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November 28, 2007



I spend my TV viewing time trying to avoid any commercials and some people want to watch a show of nothing but commercials? Wow. I use my DVR exclusively; live TV is out for me and has been for years now. Live sports? Forget it - football has been completely ruined by commercials - sometimes you get 3 and 4 breaks between plays. At least baseball usually gives you one side of the inning without a break. I'd actually pay more for TV without any commercials but, of course, that will never happen. Heck, the NAB has even paid my DVR provider to prevent me from having the 30-second skip button They want to force me to see the ads in FF - I suppose they hope it will at least affect my buying habits a little bit. Disgusting.

A. Buck Short

What scares the hell out of me is that, if you watch broadcast TV, you realize that while China is turning out engineers, we feel the need for a new kind of room air freshener every other week. Has there really been a clamor for this? Open a friggin' window.But, annoying and repetitive as TV commercials can be, they made, free, over the air broadcast TV possible – probably one of the great democratizing forces in the second half of the last century. I was the first in my family to even attend high school. We lived in a federal housing project. Even if VHS, DVDs and cable or DVRs with monthly subscription fees existed at that time, they would have been unaffordable. Our Admiral set was extravagance enough. Everything from the Murrow documentaries and the News with John Cameron Swayze (brought to us by Camel Cigarettes), to Kovas’ Nairobi Trio and the Paar Show gave our family entertainment, information, and occasionally what, for us, passed for sophistication. Never asking anything but our time. That was a pretty fair trade off – especially since a lot of us figured out we didn’t even have to hold up our end of the bargain

another Buck Shorter

Oh. FYI, those of you on the west coast, where it’s only 6 am, may want to check out NPR’s nice Writers Winning Hearts and Minds through Youtube and the Internet” story this morning. It is sort of ironic that the AMPTP may have remained locked into the old technology of newspaper ads, because they didn’t have anybody to write PR videos for them. The reporter speculated the producers' real problem was that the writers didn’t have to have everything go through an endless chain of committees and executive sign-offs just to get something on the Net.Also Ken, in the world of sports, Robert Cade, who invented Gatorade, died Tuesday. Do you think somebody will sneak up and pour a barrel of refreshing green liquid over the coffin as he’s lowered into the ground? Yes, you would have heard this on Leno, if Leno had writers. Back to you, Ken.

Steve from VT

I'm sorry, but I could have sworn that an hour of programming on ANY network or cable channel is ALL commercials already. But from this post, I get the feeling you are implying that there is still an actual show squeezed between all those commercials in an hour of TV? I guess I'll have to pay closer attention next time I tune in.


While watching Saturday morning cartoons one day, my 6 year old daughter suddenly exclaimed; "Oh, I get it. TV shows are like a giant commercial!" "Three years, five days a week, 52 weeks a year LIVE and all on one camera. "Wow, now that's a workout! No wonder you can write comedy...Mich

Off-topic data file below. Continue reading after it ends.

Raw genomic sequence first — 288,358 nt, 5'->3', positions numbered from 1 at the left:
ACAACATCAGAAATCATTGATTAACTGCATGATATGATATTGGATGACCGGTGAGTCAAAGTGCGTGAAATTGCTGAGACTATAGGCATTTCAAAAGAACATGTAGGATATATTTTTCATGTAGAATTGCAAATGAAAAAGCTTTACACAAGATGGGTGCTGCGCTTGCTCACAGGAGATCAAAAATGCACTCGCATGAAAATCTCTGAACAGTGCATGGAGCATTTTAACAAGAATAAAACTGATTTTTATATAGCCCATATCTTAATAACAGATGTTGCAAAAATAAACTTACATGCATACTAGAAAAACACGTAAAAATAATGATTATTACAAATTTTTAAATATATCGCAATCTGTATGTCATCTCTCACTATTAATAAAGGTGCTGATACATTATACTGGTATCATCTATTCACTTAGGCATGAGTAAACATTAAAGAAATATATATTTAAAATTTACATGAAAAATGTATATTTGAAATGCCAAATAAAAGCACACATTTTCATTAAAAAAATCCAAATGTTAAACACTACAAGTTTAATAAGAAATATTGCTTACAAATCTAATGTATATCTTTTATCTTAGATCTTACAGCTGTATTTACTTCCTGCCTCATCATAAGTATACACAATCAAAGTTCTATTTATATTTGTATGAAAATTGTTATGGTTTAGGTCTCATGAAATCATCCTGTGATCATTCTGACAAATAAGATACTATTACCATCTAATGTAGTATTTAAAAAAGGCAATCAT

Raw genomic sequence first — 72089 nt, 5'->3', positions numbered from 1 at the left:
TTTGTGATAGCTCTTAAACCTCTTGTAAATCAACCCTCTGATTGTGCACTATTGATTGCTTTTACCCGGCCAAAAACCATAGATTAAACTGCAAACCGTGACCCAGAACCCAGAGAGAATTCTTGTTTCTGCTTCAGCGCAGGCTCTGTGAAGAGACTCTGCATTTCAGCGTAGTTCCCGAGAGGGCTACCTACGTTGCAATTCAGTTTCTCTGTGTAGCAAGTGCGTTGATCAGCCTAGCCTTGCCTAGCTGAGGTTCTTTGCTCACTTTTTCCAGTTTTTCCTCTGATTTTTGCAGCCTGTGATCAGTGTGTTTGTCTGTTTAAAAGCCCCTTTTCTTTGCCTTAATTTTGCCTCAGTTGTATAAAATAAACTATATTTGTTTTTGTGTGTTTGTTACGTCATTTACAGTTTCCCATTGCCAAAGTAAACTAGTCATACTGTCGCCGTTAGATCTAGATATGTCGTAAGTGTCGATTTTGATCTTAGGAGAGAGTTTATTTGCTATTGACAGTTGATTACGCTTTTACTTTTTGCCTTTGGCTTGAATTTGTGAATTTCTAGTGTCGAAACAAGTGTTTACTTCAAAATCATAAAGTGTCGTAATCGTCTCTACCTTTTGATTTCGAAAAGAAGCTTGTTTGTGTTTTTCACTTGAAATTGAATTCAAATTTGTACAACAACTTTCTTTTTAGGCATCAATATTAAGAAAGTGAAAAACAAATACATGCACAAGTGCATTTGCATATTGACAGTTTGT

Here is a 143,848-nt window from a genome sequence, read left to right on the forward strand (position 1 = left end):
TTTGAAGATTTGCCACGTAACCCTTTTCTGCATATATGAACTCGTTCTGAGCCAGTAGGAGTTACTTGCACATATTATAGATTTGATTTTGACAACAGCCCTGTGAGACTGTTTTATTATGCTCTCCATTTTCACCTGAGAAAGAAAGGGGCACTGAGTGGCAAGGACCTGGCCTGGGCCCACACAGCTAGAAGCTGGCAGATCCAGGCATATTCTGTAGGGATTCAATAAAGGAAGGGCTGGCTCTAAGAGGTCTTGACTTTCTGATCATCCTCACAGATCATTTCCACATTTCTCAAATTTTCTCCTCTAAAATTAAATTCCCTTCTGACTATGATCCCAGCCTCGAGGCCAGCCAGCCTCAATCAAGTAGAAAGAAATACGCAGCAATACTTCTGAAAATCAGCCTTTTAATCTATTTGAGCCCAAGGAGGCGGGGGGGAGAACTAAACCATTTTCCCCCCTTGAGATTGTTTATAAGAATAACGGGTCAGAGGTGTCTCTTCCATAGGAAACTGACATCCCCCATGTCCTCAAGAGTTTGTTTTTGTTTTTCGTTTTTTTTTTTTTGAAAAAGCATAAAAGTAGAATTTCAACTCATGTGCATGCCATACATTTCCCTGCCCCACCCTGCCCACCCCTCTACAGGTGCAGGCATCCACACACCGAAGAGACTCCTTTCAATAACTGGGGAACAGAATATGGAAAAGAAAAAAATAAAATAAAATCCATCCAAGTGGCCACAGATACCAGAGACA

Anyone else see this hilarious shill job on Battlestar Galactica over the weekend--http://www.youtube.com/watch?v=DAjCLmOMU84


I'm signing in as "anonymouse" so my fellow Mouse Cliguers will know it is me.Thanks Ken for the plug of my show Lloyd Thaxton's Record Shop. Unfortunately it went off the air over 45 years ago. So, you are a little late. Still, you be the man; my favorite blogger. To all the people who are reading this, please check out Ken's unbelievably clever blog (CLICK HERE FOR KEN'S UNBELIEVABLY CLEVER BLOG). Oh .. wait! This IS Ken's blog.How stupid.Lloyd Thaxton, Head Anonymouse


eh .. that Cliquers, with a "q"Lloyd Thaxton


A format where one song is followed by endless commercials? They're still doing that! It's called "the radio."


There was a show -- KHJ or KTTV, as I recall -- gathering commercials from around the world, and airing them in a package as entertainment, Which it was, half an hour, I think, once a week.The name of the show? "Cavalcade of Spots."Then there was the Oscar Levant show, where several of the commercials were delivered, live, by the proprietors of the businesses. There was Eddie from Zachary All, a furrier...can't remember 'em all. Eventually, all those guys got together and had a talk show of their own.That was the golden age of local TV!


we used to have a show called "El show del Clio", where they basically showed commercials that had won awards (Clio, but also others I thin). It did have "regular commercials" inbetween.. not like an 'mtv' thing tho; the hosts wore suits and stuff, and they'd interview people from the local ad agencies about new commercials they created (basically 5 minutes of bullshit about how good their client's product was). Aparently they produce a lot of ads that go on to win big awards like the Clio here (Argentina).. it was pretty interesting (but I was like 10 at the time, so who knows)

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    Ken Levine is an Emmy winning writer/director/producer/major league baseball announcer. In a career that has spanned over 30 years Ken has worked on MASH, CHEERS, FRASIER, THE SIMPSONS, WINGS, EVERYBODY LOVES RAYMOND, BECKER, DHARMA & GREG, and has co-created his own series including ALMOST PERFECT starring Nancy Travis. He and his partner wrote the feature VOLUNTEERS. Ken has also been the radio/TV play-by-play voice of the Baltimore Orioles, Seattle Mariners, San Diego Padres.
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